The underlying plot here, though, is that some electricity exists.  A small number of mysterious pendants seem to control a limited amount of electricity and our friendly local warlord, Sebastian Monroe (David Lyons) wants to find out where the electricity comes from and wants to control it.  He spends all his resources tracking down and cajoling a scientist Rachel Matheson (Elizabeth Mitchell) into showing him how it all works.  He kidnaps her son and kills her estranged husbands to get her to obey.  Billy Burke is Monroe’s former right hand, now gone rogue, and brother to Matheson’s dead husband, and is trying to rescue his nephew.

Convoluted enough for you?  It’s really not that bad.  The program has its moments of intensity and action, and is seldom boring.  Two actors have been especially terrific.  Veteran actor Giancarlo Esposito and fresh face Tracy Spiridakos both just chew up the scenes they are in, easily out shining their co-actors in vastly different ways. 

Revolution has any number of plot lines it can explore over any number of seasons and I look forward to a long run for this program.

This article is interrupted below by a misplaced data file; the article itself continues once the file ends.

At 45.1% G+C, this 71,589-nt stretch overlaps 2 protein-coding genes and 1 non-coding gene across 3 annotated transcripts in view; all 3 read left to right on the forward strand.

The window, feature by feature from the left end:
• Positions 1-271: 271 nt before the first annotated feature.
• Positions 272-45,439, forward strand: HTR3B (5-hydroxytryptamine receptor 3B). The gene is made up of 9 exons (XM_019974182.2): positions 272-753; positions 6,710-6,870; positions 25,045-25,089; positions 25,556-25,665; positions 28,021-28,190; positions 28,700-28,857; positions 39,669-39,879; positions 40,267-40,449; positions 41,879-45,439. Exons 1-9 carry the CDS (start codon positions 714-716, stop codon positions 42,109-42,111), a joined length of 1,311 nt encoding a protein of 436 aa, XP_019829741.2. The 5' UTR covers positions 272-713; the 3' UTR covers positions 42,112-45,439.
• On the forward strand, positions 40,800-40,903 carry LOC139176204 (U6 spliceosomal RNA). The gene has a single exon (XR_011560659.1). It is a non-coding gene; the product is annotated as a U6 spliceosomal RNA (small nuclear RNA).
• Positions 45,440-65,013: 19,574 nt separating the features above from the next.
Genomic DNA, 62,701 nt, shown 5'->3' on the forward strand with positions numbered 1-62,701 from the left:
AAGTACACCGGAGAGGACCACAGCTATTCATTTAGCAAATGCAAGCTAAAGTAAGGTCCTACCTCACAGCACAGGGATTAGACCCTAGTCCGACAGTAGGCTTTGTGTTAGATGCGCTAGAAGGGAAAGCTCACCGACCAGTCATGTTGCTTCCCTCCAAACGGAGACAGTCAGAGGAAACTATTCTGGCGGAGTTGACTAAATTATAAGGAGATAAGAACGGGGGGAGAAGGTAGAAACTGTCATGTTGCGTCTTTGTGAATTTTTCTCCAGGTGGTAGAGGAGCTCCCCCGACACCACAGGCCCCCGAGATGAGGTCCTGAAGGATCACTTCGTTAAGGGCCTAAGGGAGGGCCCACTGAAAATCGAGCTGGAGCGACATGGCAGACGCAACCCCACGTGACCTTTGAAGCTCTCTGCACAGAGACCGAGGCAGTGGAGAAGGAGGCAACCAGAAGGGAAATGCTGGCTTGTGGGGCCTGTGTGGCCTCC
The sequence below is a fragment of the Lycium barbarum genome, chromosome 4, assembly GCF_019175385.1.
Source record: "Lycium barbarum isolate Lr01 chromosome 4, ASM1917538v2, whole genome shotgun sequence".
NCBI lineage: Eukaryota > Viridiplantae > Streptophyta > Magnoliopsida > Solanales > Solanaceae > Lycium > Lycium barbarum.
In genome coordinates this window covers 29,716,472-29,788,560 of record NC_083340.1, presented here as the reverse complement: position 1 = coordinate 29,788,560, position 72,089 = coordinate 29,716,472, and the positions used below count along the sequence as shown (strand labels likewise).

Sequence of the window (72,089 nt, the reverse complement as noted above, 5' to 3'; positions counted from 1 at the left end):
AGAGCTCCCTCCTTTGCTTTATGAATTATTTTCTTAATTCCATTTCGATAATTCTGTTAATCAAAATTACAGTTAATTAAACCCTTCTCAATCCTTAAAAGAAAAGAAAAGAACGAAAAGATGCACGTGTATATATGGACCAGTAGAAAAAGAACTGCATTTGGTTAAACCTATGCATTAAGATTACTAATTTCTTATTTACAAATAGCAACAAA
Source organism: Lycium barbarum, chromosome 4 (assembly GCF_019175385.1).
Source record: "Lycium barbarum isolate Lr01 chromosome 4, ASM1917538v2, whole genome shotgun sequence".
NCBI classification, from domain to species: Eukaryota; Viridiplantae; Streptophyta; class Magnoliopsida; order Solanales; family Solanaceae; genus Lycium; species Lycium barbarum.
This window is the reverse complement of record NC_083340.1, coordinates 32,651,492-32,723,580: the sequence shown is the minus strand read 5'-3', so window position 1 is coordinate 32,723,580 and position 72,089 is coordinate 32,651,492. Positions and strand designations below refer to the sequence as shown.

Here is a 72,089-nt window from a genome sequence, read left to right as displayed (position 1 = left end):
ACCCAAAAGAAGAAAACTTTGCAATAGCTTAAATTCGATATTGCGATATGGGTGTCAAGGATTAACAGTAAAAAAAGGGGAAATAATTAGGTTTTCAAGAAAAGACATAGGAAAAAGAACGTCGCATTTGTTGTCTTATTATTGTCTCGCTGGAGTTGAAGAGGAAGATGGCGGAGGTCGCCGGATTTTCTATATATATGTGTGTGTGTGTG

CHICAGO FIRE (Wednesdays, 9pm, CBS)
Fire and mayhem always make for good entertainment fodder.  Good looking actors in high drama, high intensity situations is always a fun way to spend an hour.  This program is no different.  Since this is a Dick Wolfe production, I am looking for controversial storylines with not always expected outcomes.  So far, that has not been the case.  While there are several likable characters and the action is been fine, the story lines have been canned, unimaginative, rehashed plots we have seen dozens of times.  Because of Wolfe’s history of on the edge programming (the Law & Order franchise), I am willing to give Chicago Fire sometime to find its artist legs.  The actors are, for the most part, little known or flat out no names but they are playing intriguing characters with some possibilities.  The fires and intense situations are enough to keep this show alive for a while.  I would like to see more meaty storylines though.